How to Sharpen the Blade on a Push Lawn Mower


Push lawn mowers cut yards in a fraction of the time of the old manual rotary mowers ever did but due to the high speed at which the blade turns, keeping the blade sharp is a necessity. Dull blades can tear, rather than slice, grass and the torn edges both detract from the look of your lawn as well as expose it to disease. Most blades can be sharpened in less than an hour and it is something you only need to do a couple of times a year.

Remove the Blade

Step 1

Tilt the mower slightly to one side--away from the gas cap. Don't tilt it too far or gasoline may spill out of the engine.

Step 2

Secure the blade with one hand and loosen the bolt that holds the blade in place with the other hand using a wrench or socket.

Step 3

Remove the blade from the mower shaft and replace the mower on all four wheels.

Sharpen the Blade

Step 1

Clamp the blade to a bench, table or stair tread. Rather than clamping it in the middle, position the clamp behind one of the cutting surfaces. The cutting surface should protrude past the edge of the clamping surface.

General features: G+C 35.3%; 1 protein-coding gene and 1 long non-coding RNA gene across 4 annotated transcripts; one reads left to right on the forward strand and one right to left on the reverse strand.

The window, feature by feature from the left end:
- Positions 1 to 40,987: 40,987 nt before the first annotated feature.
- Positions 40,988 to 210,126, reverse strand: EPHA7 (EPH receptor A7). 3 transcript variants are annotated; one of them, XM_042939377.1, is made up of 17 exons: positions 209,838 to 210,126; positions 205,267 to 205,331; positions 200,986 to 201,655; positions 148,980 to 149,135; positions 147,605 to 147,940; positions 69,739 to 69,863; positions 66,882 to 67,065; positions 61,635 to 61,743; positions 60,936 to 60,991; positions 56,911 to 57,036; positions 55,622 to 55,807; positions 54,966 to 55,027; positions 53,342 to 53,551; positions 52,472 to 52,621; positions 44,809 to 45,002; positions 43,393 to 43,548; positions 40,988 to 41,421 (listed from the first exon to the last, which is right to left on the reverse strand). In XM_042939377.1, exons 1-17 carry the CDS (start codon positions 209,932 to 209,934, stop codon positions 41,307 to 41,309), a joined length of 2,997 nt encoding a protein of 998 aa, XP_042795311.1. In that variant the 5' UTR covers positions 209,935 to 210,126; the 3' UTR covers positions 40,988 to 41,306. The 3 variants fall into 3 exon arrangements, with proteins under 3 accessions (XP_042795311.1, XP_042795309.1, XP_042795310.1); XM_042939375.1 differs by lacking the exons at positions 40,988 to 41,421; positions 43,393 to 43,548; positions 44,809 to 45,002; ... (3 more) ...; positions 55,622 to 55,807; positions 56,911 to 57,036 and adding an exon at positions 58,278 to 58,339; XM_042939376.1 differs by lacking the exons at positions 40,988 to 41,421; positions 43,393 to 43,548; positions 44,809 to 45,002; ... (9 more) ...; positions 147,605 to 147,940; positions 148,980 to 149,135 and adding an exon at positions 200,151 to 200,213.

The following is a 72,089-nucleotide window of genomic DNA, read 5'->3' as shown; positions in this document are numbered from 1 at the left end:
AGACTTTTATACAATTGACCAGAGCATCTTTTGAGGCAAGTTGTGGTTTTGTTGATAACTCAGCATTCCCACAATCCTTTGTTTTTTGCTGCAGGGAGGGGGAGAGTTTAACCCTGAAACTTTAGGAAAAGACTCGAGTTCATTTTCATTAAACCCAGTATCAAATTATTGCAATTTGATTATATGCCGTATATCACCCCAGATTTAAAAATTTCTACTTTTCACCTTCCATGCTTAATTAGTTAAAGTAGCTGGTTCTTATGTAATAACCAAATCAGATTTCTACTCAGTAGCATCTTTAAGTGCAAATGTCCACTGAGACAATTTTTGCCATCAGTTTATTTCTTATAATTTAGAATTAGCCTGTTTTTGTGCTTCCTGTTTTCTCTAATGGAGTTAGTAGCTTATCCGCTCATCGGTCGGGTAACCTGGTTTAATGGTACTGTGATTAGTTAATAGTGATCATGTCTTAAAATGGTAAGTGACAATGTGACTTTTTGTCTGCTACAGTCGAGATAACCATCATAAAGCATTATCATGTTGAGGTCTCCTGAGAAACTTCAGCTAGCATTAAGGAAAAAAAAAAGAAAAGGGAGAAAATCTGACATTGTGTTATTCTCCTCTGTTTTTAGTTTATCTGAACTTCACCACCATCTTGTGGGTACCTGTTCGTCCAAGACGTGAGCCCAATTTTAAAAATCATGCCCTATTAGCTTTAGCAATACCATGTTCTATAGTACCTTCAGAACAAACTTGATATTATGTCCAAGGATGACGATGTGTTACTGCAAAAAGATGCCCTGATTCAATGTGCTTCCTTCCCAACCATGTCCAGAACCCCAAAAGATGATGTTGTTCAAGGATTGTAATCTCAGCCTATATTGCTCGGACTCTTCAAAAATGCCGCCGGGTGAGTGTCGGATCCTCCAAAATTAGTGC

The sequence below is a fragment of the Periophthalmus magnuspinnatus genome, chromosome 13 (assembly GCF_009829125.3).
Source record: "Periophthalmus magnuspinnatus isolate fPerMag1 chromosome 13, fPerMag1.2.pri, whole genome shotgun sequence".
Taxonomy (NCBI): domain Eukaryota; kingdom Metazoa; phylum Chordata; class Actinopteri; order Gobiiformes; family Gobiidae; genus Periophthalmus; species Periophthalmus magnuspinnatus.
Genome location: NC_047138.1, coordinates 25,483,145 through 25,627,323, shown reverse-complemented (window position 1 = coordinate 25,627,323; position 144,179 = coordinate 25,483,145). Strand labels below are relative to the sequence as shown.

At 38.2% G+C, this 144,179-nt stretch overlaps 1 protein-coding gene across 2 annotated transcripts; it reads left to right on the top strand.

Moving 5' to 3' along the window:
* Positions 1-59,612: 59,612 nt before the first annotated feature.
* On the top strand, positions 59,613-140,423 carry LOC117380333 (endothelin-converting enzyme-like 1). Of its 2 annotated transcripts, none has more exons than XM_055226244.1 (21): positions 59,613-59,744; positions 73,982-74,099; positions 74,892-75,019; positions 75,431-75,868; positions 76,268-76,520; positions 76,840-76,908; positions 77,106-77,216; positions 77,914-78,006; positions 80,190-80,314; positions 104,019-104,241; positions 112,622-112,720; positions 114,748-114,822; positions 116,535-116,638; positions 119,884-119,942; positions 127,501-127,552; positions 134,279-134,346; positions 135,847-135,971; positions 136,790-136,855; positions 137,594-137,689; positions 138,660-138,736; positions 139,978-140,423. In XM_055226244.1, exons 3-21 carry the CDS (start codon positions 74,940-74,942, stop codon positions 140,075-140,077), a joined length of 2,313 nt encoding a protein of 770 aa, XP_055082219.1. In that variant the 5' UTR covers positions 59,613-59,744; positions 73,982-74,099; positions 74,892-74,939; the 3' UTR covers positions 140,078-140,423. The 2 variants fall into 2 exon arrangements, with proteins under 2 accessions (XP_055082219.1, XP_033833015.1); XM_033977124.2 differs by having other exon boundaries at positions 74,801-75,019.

Step 2

Start at the end of the cutting surface closest to the center of the blade by placing the tip of the file on the end of the cutting surface and push the file away from the center while also pushing the file up. Repeat the process until you reach the end of the blade.

Step 3

Flip the blade over and sharpen the back side of the same cutting surface.

Step 4

Spin the blade and sharpen the other cutting surface in the same manner.

Step 5

Replace the blade on the push lawn mower.

Things You'll Need

  • Wrench or socket
  • Clamp
  • Metal file


  • "Complete Guide to Sharpening"; Leonard Lee; 1995
  • Douglas Steele; Doug's Lawn Care; Birmingham, AL
Keywords: push lawn mower, sharpen mower blades, sharpen blade

About this Author

Vance Holloman is a residential contractor and freelance writer living in Atlanta. Much of his writing centers on the expertise he has gained from two decades in the construction industry. His work has appeared in newspapers, magazines and numerous online sites, including and "Auburn Plainsman." Holloman has a Master's degree in business from the University of Maryland.